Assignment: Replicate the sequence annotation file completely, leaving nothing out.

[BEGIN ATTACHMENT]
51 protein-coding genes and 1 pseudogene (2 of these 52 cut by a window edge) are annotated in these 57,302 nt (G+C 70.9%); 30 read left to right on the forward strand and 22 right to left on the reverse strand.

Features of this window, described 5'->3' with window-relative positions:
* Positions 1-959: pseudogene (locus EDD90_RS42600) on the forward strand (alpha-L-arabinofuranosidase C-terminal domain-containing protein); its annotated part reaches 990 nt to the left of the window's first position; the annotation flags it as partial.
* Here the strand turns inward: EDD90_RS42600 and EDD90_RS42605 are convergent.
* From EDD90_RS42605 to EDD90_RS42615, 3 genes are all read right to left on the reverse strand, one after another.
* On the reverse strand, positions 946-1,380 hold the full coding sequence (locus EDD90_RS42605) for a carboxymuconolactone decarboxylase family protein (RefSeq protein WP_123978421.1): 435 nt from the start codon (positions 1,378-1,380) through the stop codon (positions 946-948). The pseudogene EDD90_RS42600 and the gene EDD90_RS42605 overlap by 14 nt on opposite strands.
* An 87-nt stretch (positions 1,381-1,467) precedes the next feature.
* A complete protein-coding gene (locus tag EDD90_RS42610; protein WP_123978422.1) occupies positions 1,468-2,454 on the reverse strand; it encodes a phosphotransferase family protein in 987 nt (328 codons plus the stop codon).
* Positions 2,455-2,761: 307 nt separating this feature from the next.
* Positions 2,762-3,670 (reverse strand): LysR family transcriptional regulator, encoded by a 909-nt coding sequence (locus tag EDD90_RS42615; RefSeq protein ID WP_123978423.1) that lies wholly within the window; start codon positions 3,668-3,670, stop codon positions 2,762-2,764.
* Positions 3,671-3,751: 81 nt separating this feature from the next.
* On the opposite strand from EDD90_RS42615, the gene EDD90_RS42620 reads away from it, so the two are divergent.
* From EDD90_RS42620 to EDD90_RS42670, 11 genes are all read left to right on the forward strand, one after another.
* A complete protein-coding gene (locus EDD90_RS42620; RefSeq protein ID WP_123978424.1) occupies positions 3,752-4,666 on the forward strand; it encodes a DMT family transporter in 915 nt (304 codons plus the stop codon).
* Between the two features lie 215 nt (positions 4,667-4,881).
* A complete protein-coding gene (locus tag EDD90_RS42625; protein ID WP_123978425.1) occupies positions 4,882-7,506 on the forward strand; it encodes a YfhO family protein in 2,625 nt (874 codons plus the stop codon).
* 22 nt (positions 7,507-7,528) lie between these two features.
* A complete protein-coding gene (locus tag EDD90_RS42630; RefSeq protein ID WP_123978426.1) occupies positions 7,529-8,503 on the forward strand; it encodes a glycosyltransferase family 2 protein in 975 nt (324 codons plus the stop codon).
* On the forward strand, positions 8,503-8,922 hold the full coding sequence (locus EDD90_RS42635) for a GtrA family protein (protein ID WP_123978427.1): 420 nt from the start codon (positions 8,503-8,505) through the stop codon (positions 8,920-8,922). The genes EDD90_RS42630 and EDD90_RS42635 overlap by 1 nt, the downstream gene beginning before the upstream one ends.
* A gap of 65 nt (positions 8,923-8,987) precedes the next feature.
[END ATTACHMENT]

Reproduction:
51 protein-coding genes and 1 pseudogene (2 of these 52 cut by a window edge) are annotated in these 57,302 nt (G+C 70.9%); 30 read left to right on the forward strand and 22 right to left on the reverse strand.

Features of this window, described 5'->3' with window-relative positions:
* Positions 1-959: pseudogene (locus EDD90_RS42600) on the forward strand (alpha-L-arabinofuranosidase C-terminal domain-containing protein); its annotated part reaches 990 nt to the left of the window's first position; the annotation flags it as partial.
* Here the strand turns inward: EDD90_RS42600 and EDD90_RS42605 are convergent.
* From EDD90_RS42605 to EDD90_RS42615, 3 genes are all read right to left on the reverse strand, one after another.
* On the reverse strand, positions 946-1,380 hold the full coding sequence (locus EDD90_RS42605) for a carboxymuconolactone decarboxylase family protein (RefSeq protein WP_123978421.1): 435 nt from the start codon (positions 1,378-1,380) through the stop codon (positions 946-948). The pseudogene EDD90_RS42600 and the gene EDD90_RS42605 overlap by 14 nt on opposite strands.
* An 87-nt stretch (positions 1,381-1,467) precedes the next feature.
* A complete protein-coding gene (locus tag EDD90_RS42610; protein WP_123978422.1) occupies positions 1,468-2,454 on the reverse strand; it encodes a phosphotransferase family protein in 987 nt (328 codons plus the stop codon).
* Positions 2,455-2,761: 307 nt separating this feature from the next.
* Positions 2,762-3,670 (reverse strand): LysR family transcriptional regulator, encoded by a 909-nt coding sequence (locus tag EDD90_RS42615; RefSeq protein ID WP_123978423.1) that lies wholly within the window; start codon positions 3,668-3,670, stop codon positions 2,762-2,764.
* Positions 3,671-3,751: 81 nt separating this feature from the next.
* On the opposite strand from EDD90_RS42615, the gene EDD90_RS42620 reads away from it, so the two are divergent.
* From EDD90_RS42620 to EDD90_RS42670, 11 genes are all read left to right on the forward strand, one after another.
* A complete protein-coding gene (locus EDD90_RS42620; RefSeq protein ID WP_123978424.1) occupies positions 3,752-4,666 on the forward strand; it encodes a DMT family transporter in 915 nt (304 codons plus the stop codon).
* Between the two features lie 215 nt (positions 4,667-4,881).
* A complete protein-coding gene (locus tag EDD90_RS42625; protein ID WP_123978425.1) occupies positions 4,882-7,506 on the forward strand; it encodes a YfhO family protein in 2,625 nt (874 codons plus the stop codon).
* 22 nt (positions 7,507-7,528) lie between these two features.
* A complete protein-coding gene (locus tag EDD90_RS42630; RefSeq protein ID WP_123978426.1) occupies positions 7,529-8,503 on the forward strand; it encodes a glycosyltransferase family 2 protein in 975 nt (324 codons plus the stop codon).
* On the forward strand, positions 8,503-8,922 hold the full coding sequence (locus EDD90_RS42635) for a GtrA family protein (protein ID WP_123978427.1): 420 nt from the start codon (positions 8,503-8,505) through the stop codon (positions 8,920-8,922). The genes EDD90_RS42630 and EDD90_RS42635 overlap by 1 nt, the downstream gene beginning before the upstream one ends.
* A gap of 65 nt (positions 8,923-8,987) precedes the next feature.